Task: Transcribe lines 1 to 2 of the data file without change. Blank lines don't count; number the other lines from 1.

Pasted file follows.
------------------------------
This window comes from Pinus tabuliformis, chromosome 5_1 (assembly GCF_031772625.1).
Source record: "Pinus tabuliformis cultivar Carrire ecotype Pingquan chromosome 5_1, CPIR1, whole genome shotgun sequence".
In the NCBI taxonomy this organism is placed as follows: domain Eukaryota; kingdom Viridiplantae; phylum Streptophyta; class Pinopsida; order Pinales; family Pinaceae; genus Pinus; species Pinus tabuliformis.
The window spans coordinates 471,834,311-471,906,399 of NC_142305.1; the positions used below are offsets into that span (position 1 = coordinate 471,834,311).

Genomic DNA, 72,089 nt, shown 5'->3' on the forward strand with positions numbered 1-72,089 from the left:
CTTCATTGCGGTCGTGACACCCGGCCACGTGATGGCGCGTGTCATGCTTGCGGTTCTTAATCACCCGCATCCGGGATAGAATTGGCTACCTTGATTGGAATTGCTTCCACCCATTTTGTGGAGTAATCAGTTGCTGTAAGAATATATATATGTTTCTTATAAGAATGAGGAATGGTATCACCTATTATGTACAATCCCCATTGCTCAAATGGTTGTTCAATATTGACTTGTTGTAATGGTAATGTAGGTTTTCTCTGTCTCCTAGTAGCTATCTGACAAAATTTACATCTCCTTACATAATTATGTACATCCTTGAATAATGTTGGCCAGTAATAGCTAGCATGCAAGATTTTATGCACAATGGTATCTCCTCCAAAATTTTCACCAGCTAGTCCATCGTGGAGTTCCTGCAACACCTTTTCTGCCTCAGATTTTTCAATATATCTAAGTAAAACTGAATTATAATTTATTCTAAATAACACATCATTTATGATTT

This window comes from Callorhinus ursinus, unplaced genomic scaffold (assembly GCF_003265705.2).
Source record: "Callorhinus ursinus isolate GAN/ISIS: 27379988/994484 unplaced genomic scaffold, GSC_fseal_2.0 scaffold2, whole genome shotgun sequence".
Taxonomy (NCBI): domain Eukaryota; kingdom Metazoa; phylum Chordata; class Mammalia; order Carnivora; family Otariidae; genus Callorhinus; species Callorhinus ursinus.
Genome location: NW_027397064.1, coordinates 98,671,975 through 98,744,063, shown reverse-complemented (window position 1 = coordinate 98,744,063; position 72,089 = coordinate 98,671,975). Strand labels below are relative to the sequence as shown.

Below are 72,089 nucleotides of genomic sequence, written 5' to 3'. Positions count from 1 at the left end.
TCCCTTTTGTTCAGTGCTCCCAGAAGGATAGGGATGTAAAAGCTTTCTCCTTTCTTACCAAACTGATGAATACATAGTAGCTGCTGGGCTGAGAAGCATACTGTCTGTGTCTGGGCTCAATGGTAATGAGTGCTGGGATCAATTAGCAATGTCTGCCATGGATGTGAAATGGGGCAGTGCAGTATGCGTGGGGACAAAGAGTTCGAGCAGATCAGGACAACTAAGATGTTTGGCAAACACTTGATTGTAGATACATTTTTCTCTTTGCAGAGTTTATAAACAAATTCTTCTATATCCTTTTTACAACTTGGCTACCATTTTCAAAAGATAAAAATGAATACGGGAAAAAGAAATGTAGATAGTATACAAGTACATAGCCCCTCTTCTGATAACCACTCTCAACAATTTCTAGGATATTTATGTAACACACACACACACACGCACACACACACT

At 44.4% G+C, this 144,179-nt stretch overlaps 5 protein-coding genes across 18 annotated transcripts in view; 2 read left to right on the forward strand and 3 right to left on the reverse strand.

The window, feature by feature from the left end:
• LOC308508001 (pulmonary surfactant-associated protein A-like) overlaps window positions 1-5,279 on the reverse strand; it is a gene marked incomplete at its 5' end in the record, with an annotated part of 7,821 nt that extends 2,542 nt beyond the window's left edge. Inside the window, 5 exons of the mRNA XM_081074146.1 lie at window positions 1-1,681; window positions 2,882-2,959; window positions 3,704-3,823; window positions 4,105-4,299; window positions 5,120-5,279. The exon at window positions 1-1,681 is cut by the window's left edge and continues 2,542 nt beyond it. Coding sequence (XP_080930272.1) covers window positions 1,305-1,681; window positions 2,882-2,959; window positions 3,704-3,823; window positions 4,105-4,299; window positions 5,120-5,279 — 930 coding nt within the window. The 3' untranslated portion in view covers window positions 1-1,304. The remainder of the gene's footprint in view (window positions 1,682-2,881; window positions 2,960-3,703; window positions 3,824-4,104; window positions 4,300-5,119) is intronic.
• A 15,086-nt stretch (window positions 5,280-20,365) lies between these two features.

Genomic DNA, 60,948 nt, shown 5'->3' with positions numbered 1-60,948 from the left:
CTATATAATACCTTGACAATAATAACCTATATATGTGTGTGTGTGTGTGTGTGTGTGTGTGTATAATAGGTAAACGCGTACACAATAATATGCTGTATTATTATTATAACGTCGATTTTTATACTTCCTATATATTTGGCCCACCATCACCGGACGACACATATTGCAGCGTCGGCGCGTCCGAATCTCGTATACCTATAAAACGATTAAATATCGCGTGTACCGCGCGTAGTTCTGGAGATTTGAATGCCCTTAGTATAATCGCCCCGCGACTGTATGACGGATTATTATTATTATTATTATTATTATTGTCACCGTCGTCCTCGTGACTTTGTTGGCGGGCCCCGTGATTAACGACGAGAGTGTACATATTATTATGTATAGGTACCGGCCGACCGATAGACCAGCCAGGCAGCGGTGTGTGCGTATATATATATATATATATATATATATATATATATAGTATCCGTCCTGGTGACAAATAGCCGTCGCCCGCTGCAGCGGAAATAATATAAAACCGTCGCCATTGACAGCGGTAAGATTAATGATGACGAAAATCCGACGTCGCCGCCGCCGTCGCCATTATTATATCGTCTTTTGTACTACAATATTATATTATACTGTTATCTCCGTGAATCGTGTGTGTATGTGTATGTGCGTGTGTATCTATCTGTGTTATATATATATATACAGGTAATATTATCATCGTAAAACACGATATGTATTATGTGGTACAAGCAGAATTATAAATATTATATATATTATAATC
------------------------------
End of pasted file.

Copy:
This window comes from Pinus tabuliformis, chromosome 5_1 (assembly GCF_031772625.1).
Source record: "Pinus tabuliformis cultivar Carrire ecotype Pingquan chromosome 5_1, CPIR1, whole genome shotgun sequence".